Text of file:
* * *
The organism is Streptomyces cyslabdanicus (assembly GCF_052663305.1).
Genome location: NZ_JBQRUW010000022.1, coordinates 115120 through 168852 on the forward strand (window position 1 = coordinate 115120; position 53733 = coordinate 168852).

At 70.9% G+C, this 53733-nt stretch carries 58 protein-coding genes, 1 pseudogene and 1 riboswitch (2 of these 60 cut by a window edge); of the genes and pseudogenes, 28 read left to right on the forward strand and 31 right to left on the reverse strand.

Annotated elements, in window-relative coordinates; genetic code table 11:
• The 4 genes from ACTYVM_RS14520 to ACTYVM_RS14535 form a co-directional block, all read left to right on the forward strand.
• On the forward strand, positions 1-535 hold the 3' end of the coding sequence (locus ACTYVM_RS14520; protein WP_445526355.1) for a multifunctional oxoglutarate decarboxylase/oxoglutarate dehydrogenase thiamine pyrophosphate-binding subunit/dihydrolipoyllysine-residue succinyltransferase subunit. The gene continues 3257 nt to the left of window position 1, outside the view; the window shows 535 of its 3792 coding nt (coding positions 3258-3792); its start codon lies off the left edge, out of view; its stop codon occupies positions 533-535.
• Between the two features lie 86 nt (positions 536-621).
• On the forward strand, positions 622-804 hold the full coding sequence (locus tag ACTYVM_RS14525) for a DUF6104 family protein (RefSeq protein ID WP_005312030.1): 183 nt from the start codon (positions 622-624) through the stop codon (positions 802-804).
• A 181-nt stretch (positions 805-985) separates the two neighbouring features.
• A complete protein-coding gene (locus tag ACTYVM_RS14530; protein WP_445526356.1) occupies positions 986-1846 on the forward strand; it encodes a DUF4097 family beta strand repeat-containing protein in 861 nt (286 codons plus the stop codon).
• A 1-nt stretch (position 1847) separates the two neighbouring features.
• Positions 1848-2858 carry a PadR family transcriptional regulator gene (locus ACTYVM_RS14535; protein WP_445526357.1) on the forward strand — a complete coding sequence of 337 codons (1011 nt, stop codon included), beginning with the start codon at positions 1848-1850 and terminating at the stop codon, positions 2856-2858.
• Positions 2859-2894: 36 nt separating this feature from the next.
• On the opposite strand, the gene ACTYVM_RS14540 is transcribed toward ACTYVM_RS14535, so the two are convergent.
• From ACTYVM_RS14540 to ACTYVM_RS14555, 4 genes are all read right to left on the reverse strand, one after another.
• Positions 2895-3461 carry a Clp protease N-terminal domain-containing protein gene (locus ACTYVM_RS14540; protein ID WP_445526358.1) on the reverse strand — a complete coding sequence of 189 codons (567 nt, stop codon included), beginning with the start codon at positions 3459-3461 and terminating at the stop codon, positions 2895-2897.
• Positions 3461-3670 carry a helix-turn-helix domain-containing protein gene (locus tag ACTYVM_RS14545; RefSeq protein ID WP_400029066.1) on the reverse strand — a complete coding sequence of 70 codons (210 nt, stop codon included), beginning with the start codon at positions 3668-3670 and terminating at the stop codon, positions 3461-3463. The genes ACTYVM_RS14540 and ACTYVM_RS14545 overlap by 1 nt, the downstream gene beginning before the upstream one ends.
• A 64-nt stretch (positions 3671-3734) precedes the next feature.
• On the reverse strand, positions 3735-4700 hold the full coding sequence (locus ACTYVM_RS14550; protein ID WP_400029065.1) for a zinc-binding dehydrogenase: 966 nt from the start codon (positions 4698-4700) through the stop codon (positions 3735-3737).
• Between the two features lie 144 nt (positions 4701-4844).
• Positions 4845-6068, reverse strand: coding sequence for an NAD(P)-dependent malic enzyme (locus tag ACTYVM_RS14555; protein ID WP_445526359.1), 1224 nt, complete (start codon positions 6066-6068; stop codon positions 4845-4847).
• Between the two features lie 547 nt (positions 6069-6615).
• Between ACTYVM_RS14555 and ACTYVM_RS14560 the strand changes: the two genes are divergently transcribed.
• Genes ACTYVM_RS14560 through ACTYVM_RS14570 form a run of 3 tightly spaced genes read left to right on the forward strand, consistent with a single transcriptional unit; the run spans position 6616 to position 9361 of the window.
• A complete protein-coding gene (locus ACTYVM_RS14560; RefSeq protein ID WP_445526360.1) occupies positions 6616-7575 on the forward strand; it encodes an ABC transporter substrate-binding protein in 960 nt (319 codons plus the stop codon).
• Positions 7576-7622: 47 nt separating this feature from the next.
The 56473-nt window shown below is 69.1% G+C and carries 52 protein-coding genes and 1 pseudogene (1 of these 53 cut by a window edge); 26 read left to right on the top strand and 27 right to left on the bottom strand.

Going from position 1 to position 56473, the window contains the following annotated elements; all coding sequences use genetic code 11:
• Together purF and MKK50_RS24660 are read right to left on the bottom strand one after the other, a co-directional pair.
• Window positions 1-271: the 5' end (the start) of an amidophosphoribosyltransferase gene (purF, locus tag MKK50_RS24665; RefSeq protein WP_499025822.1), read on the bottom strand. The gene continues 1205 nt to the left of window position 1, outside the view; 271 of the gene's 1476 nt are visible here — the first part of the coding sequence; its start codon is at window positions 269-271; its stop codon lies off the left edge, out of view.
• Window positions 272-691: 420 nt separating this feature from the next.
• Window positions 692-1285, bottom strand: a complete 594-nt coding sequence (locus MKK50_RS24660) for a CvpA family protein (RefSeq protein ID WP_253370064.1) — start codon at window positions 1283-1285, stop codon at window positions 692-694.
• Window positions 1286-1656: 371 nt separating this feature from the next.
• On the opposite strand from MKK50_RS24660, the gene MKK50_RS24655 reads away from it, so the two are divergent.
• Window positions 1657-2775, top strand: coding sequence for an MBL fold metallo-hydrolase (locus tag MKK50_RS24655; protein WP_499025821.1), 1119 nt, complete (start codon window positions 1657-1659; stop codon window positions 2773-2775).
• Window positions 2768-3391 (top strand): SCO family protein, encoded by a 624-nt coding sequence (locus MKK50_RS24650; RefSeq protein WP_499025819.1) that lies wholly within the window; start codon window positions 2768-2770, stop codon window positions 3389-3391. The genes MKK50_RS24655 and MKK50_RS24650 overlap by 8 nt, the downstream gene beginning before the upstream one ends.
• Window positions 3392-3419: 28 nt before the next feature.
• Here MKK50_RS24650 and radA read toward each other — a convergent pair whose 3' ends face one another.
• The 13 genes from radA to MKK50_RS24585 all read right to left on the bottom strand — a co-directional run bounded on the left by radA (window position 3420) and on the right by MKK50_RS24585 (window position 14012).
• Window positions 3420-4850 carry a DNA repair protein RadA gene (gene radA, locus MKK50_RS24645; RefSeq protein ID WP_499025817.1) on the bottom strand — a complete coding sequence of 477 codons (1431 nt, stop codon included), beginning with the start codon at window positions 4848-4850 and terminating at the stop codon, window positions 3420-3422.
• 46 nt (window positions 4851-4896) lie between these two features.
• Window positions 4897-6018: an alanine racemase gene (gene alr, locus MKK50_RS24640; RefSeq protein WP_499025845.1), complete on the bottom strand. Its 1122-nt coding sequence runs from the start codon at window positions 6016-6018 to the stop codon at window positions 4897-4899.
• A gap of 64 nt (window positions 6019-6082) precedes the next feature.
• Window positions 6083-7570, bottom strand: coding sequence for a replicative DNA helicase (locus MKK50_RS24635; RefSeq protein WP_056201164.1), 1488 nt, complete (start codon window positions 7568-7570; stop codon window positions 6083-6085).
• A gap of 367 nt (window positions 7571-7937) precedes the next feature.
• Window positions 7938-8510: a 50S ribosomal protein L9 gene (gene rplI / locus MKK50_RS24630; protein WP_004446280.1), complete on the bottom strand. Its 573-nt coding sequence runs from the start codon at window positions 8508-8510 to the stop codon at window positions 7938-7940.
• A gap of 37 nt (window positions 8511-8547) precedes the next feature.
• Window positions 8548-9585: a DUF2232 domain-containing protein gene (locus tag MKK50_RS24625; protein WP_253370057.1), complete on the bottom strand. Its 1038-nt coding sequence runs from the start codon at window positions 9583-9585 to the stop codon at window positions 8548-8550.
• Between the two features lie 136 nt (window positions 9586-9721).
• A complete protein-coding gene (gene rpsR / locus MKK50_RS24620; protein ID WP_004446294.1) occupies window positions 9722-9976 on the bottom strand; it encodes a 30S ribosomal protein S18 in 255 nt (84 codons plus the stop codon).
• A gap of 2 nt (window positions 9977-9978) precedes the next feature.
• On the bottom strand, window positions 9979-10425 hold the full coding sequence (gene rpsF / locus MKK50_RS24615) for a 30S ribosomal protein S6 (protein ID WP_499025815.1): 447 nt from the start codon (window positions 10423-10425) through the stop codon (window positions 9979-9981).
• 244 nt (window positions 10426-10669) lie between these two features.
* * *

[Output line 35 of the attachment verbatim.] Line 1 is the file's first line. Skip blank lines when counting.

• Window positions 1657-2775, top strand: coding sequence for an MBL fold metallo-hydrolase (locus tag MKK50_RS24655; protein WP_499025821.1), 1119 nt, complete (start codon window positions 1657-1659; stop codon window positions 2773-2775).